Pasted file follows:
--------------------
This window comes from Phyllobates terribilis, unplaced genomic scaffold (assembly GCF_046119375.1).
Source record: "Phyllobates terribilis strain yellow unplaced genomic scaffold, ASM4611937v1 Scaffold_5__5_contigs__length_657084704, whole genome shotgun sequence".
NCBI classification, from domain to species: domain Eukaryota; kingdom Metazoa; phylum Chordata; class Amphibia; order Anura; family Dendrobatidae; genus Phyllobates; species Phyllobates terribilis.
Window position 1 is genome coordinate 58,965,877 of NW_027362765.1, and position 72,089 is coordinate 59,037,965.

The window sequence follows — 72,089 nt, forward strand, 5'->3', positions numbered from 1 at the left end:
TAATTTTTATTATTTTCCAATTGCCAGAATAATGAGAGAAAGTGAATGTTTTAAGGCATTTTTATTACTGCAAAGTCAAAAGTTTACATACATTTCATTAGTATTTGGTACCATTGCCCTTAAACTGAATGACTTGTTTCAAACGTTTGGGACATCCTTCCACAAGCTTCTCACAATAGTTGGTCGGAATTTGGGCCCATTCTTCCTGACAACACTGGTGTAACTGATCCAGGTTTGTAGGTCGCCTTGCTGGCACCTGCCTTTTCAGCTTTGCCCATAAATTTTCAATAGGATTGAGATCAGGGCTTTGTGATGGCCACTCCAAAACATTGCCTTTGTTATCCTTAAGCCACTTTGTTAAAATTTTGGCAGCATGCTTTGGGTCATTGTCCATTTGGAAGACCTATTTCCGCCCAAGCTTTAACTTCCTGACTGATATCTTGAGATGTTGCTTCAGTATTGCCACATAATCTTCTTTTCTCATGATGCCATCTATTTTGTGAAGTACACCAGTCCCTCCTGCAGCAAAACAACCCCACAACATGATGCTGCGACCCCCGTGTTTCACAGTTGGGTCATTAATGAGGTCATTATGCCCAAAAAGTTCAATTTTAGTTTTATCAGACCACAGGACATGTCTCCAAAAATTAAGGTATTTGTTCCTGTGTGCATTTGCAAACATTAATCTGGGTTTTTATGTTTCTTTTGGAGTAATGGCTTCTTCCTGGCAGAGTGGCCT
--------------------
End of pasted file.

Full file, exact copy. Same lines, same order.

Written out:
This window comes from Phyllobates terribilis, unplaced genomic scaffold (assembly GCF_046119375.1).
Source record: "Phyllobates terribilis strain yellow unplaced genomic scaffold, ASM4611937v1 Scaffold_5__5_contigs__length_657084704, whole genome shotgun sequence".
NCBI classification, from domain to species: domain Eukaryota; kingdom Metazoa; phylum Chordata; class Amphibia; order Anura; family Dendrobatidae; genus Phyllobates; species Phyllobates terribilis.
Window position 1 is genome coordinate 58,965,877 of NW_027362765.1, and position 72,089 is coordinate 59,037,965.

The window sequence follows — 72,089 nt, forward strand, 5'->3', positions numbered from 1 at the left end:
TAATTTTTATTATTTTCCAATTGCCAGAATAATGAGAGAAAGTGAATGTTTTAAGGCATTTTTATTACTGCAAAGTCAAAAGTTTACATACATTTCATTAGTATTTGGTACCATTGCCCTTAAACTGAATGACTTGTTTCAAACGTTTGGGACATCCTTCCACAAGCTTCTCACAATAGTTGGTCGGAATTTGGGCCCATTCTTCCTGACAACACTGGTGTAACTGATCCAGGTTTGTAGGTCGCCTTGCTGGCACCTGCCTTTTCAGCTTTGCCCATAAATTTTCAATAGGATTGAGATCAGGGCTTTGTGATGGCCACTCCAAAACATTGCCTTTGTTATCCTTAAGCCACTTTGTTAAAATTTTGGCAGCATGCTTTGGGTCATTGTCCATTTGGAAGACCTATTTCCGCCCAAGCTTTAACTTCCTGACTGATATCTTGAGATGTTGCTTCAGTATTGCCACATAATCTTCTTTTCTCATGATGCCATCTATTTTGTGAAGTACACCAGTCCCTCCTGCAGCAAAACAACCCCACAACATGATGCTGCGACCCCCGTGTTTCACAGTTGGGTCATTAATGAGGTCATTATGCCCAAAAAGTTCAATTTTAGTTTTATCAGACCACAGGACATGTCTCCAAAAATTAAGGTATTTGTTCCTGTGTGCATTTGCAAACATTAATCTGGGTTTTTATGTTTCTTTTGGAGTAATGGCTTCTTCCTGGCAGAGTGGCCT